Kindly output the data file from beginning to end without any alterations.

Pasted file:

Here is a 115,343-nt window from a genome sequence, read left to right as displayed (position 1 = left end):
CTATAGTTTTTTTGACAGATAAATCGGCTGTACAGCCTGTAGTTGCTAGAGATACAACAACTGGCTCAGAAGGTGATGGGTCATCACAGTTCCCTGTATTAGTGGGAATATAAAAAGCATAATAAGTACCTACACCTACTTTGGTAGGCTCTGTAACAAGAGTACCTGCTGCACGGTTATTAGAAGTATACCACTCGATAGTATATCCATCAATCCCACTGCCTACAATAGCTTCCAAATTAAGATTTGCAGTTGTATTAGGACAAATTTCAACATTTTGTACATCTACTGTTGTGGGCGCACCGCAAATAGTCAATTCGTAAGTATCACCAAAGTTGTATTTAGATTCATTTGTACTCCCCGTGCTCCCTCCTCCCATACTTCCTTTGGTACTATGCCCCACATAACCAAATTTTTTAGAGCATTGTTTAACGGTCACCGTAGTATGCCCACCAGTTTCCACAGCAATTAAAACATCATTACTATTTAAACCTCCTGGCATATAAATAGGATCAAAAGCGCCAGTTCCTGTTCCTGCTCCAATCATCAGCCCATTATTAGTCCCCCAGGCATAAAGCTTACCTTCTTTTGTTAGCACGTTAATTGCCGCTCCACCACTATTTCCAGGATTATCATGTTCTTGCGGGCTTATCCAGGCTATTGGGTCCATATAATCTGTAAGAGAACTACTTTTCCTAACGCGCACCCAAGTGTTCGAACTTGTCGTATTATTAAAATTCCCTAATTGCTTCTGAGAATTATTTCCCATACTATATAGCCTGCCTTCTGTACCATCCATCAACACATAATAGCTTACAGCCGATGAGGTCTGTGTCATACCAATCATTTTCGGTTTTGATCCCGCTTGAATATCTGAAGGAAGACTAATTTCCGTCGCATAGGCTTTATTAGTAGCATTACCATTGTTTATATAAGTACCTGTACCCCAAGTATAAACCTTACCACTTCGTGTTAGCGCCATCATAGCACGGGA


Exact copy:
Here is a 115,343-nt window from a genome sequence, read left to right as displayed (position 1 = left end):
CTATAGTTTTTTTGACAGATAAATCGGCTGTACAGCCTGTAGTTGCTAGAGATACAACAACTGGCTCAGAAGGTGATGGGTCATCACAGTTCCCTGTATTAGTGGGAATATAAAAAGCATAATAAGTACCTACACCTACTTTGGTAGGCTCTGTAACAAGAGTACCTGCTGCACGGTTATTAGAAGTATACCACTCGATAGTATATCCATCAATCCCACTGCCTACAATAGCTTCCAAATTAAGATTTGCAGTTGTATTAGGACAAATTTCAACATTTTGTACATCTACTGTTGTGGGCGCACCGCAAATAGTCAATTCGTAAGTATCACCAAAGTTGTATTTAGATTCATTTGTACTCCCCGTGCTCCCTCCTCCCATACTTCCTTTGGTACTATGCCCCACATAACCAAATTTTTTAGAGCATTGTTTAACGGTCACCGTAGTATGCCCACCAGTTTCCACAGCAATTAAAACATCATTACTATTTAAACCTCCTGGCATATAAATAGGATCAAAAGCGCCAGTTCCTGTTCCTGCTCCAATCATCAGCCCATTATTAGTCCCCCAGGCATAAAGCTTACCTTCTTTTGTTAGCACGTTAATTGCCGCTCCACCACTATTTCCAGGATTATCATGTTCTTGCGGGCTTATCCAGGCTATTGGGTCCATATAATCTGTAAGAGAACTACTTTTCCTAACGCGCACCCAAGTGTTCGAACTTGTCGTATTATTAAAATTCCCTAATTGCTTCTGAGAATTATTTCCCATACTATATAGCCTGCCTTCTGTACCATCCATCAACACATAATAGCTTACAGCCGATGAGGTCTGTGTCATACCAATCATTTTCGGTTTTGATCCCGCTTGAATATCTGAAGGAAGACTAATTTCCGTCGCATAGGCTTTATTAGTAGCATTACCATTGTTTATATAAGTACCTGTACCCCAAGTATAAACCTTACCACTTCGTGTTAGCGCCATCATAGCACGGGA